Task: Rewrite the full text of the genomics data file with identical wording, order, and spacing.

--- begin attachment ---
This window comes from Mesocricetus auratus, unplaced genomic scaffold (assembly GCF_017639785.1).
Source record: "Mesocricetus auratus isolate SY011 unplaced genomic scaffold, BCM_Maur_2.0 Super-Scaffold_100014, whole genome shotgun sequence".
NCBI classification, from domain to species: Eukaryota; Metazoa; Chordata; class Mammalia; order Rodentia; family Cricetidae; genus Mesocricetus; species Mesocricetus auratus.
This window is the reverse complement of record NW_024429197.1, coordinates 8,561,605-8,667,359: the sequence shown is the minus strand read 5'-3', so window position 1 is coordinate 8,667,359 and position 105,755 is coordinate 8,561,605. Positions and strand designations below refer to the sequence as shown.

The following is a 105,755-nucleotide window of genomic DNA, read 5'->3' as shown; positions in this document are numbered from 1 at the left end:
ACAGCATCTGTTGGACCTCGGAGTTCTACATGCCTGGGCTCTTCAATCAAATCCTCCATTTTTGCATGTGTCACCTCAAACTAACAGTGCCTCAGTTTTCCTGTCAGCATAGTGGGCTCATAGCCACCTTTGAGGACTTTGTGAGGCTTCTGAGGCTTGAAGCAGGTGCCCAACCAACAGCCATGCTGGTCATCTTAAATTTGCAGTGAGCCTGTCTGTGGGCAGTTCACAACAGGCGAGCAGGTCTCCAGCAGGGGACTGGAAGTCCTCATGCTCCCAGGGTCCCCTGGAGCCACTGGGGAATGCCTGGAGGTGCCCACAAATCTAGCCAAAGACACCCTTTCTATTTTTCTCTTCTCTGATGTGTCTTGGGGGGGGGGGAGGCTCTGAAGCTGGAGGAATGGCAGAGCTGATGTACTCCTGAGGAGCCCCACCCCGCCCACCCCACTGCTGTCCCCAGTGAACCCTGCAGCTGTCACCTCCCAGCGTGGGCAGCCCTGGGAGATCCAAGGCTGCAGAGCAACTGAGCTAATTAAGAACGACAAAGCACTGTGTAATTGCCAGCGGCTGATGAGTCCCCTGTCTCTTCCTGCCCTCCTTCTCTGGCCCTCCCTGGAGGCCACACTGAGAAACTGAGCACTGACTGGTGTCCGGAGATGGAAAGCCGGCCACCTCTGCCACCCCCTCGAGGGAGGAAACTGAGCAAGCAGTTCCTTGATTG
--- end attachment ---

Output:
This window comes from Mesocricetus auratus, unplaced genomic scaffold (assembly GCF_017639785.1).
Source record: "Mesocricetus auratus isolate SY011 unplaced genomic scaffold, BCM_Maur_2.0 Super-Scaffold_100014, whole genome shotgun sequence".
NCBI classification, from domain to species: Eukaryota; Metazoa; Chordata; class Mammalia; order Rodentia; family Cricetidae; genus Mesocricetus; species Mesocricetus auratus.
This window is the reverse complement of record NW_024429197.1, coordinates 8,561,605-8,667,359: the sequence shown is the minus strand read 5'-3', so window position 1 is coordinate 8,667,359 and position 105,755 is coordinate 8,561,605. Positions and strand designations below refer to the sequence as shown.

The following is a 105,755-nucleotide window of genomic DNA, read 5'->3' as shown; positions in this document are numbered from 1 at the left end:
ACAGCATCTGTTGGACCTCGGAGTTCTACATGCCTGGGCTCTTCAATCAAATCCTCCATTTTTGCATGTGTCACCTCAAACTAACAGTGCCTCAGTTTTCCTGTCAGCATAGTGGGCTCATAGCCACCTTTGAGGACTTTGTGAGGCTTCTGAGGCTTGAAGCAGGTGCCCAACCAACAGCCATGCTGGTCATCTTAAATTTGCAGTGAGCCTGTCTGTGGGCAGTTCACAACAGGCGAGCAGGTCTCCAGCAGGGGACTGGAAGTCCTCATGCTCCCAGGGTCCCCTGGAGCCACTGGGGAATGCCTGGAGGTGCCCACAAATCTAGCCAAAGACACCCTTTCTATTTTTCTCTTCTCTGATGTGTCTTGGGGGGGGGGGAGGCTCTGAAGCTGGAGGAATGGCAGAGCTGATGTACTCCTGAGGAGCCCCACCCCGCCCACCCCACTGCTGTCCCCAGTGAACCCTGCAGCTGTCACCTCCCAGCGTGGGCAGCCCTGGGAGATCCAAGGCTGCAGAGCAACTGAGCTAATTAAGAACGACAAAGCACTGTGTAATTGCCAGCGGCTGATGAGTCCCCTGTCTCTTCCTGCCCTCCTTCTCTGGCCCTCCCTGGAGGCCACACTGAGAAACTGAGCACTGACTGGTGTCCGGAGATGGAAAGCCGGCCACCTCTGCCACCCCCTCGAGGGAGGAAACTGAGCAAGCAGTTCCTTGATTG